Some activities are simply staples of summertime: Outdoor concerts, fireworks shows, state fairs, air shows, and NASCAR races (look, if you like watching cars go around in circles, nobody’s going to judge you). The crowds, and the noise levels, are growing as more of these events are getting back to normal.
But sometimes this can lead to issues. Let’s face it: you’ve had ringing in your ears after attending a concert before. This ringing, known as tinnitus, can be a sign that you’ve sustained hearing damage. And the more damage you do, the more your hearing will diminish.
But don’t worry. With the proper ear protection, you’ll be able to enjoy those summer activities (even NASCAR) without doing lasting damage to your ears.
How to know your hearing is suffering
So, you’re at the air show or enjoying yourself at an amazing concert, how much attention should you be paying to your ears?
Because, naturally, you’ll be pretty distracted.
You should watch out for the following symptoms if you want to prevent severe damage:
- Tinnitus: This is a buzzing or ringing in your ears. It’s an indication that damage is taking place. You shouldn’t necessarily disregard tinnitus just because it’s a relatively common condition.
- Headache: If you’re experiencing a headache, something is probably not right. And when you’re trying to gauge hearing damage this is even more relevant. Excessive volume can trigger a pounding headache. If you find yourself in this situation, seek a less noisy setting.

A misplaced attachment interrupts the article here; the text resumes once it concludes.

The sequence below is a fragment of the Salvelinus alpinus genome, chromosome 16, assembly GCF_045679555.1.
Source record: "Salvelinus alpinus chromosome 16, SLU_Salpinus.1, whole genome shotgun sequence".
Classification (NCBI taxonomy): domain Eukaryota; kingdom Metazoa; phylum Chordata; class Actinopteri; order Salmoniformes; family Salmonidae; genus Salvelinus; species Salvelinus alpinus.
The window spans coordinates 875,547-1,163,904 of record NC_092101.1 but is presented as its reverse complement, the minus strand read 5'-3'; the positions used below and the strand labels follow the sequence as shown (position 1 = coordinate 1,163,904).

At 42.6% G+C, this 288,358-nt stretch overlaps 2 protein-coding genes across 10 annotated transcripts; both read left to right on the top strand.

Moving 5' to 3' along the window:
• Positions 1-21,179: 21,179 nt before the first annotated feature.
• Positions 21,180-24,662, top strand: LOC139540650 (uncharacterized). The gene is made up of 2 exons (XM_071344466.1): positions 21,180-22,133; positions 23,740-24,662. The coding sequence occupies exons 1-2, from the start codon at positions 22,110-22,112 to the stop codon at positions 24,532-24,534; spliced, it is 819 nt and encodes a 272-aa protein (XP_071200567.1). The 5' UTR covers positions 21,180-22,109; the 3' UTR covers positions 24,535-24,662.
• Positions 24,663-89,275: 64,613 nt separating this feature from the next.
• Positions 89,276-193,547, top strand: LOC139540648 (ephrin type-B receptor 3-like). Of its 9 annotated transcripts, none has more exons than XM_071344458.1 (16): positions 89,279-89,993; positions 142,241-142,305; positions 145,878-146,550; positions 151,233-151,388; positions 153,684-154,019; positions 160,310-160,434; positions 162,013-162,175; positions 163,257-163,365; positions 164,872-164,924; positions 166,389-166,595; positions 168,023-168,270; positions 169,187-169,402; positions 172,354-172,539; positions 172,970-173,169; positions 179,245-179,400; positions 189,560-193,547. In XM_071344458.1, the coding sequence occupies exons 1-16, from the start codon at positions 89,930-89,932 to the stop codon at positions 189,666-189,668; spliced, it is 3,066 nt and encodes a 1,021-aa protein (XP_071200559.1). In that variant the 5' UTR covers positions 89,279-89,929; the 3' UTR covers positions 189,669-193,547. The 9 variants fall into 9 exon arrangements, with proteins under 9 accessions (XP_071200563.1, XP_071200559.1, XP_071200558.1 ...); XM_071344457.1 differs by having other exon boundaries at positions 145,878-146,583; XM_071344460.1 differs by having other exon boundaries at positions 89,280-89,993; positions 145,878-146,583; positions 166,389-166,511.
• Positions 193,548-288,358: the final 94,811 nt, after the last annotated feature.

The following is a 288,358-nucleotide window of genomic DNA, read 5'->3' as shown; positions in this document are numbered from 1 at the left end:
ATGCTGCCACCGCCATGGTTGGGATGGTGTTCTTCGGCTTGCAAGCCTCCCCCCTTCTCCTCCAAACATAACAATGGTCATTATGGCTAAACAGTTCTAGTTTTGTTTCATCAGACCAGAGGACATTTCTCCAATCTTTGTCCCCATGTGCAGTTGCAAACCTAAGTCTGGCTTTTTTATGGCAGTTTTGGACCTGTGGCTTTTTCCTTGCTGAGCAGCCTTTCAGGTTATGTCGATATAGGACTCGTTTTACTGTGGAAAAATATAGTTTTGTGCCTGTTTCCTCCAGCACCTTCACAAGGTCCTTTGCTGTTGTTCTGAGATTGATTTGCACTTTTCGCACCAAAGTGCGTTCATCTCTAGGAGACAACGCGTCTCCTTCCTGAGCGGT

- Dizziness: Your sense of balance is largely controlled by your inner ear. Dizziness is another indication that damage has occurred, particularly if it’s accompanied by a spike in volume. So if you’re at one of these noisy events and you feel dizzy you may have damaged your ears.
Needless to say, this list isn’t complete. Loud noise causes hearing loss because the extra loud volume levels damage the tiny hairs in your ear responsible for detecting vibrations in the air. And once these tiny hairs are damaged, they never heal or grow back. They’re that specialized and that delicate.
And it’s not like people say, “Ow, the little hairs in my ear hurt”. That’s why you need to look out for secondary symptoms.
You also may be developing hearing loss with no detectable symptoms. Any exposure to loud sound will result in damage. And the damage will worsen the longer the exposure continues.
When you do notice symptoms, what should I do?
You’re rocking out just amazingly (everyone sees and is instantly captivated by how hard you rock, you’re the life of the party) when your ears begin to ring, and you feel a little dizzy. How loud is too loud and what should you do? Are you hanging too close to the speakers? How are you supposed to know how loud 100 decibels is?
Well, you’ve got a few solutions, and they vary with regards to how effective they’ll be:
- Keep a set of cheap earplugs with you: Cheap earplugs are, well, cheap. They aren’t the ideal hearing protection, but they’re relatively effective for what they are. So there’s no reason not to have a pair in your glove compartment, purse, or wherever. This way, if things get a bit too loud, you can simply pop these puppies in.